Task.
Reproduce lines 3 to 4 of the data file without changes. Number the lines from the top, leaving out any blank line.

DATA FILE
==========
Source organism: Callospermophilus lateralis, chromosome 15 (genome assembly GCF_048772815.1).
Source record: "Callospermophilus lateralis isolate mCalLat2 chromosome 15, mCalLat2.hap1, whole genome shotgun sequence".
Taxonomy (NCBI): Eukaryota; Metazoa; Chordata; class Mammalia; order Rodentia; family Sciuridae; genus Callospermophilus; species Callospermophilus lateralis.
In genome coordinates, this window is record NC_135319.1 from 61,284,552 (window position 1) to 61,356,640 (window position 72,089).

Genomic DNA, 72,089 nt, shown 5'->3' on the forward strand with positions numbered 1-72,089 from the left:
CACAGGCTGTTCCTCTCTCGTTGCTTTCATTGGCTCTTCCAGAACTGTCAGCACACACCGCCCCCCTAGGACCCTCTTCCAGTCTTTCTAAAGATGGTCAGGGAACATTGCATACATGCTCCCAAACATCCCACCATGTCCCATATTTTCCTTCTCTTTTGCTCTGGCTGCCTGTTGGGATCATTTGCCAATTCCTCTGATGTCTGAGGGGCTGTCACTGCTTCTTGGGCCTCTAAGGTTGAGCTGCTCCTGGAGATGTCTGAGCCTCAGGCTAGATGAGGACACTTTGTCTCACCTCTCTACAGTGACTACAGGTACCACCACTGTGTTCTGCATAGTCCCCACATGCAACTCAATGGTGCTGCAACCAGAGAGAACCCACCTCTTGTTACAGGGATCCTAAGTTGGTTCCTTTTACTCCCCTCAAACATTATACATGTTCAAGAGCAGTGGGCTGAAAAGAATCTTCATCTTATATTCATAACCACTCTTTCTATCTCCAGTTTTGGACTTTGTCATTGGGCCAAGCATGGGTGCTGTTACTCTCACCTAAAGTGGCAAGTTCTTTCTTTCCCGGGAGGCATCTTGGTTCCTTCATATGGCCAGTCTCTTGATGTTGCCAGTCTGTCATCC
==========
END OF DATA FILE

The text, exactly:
Taxonomy (NCBI): Eukaryota; Metazoa; Chordata; class Mammalia; order Rodentia; family Sciuridae; genus Callospermophilus; species Callospermophilus lateralis.
In genome coordinates, this window is record NC_135319.1 from 61,284,552 (window position 1) to 61,356,640 (window position 72,089).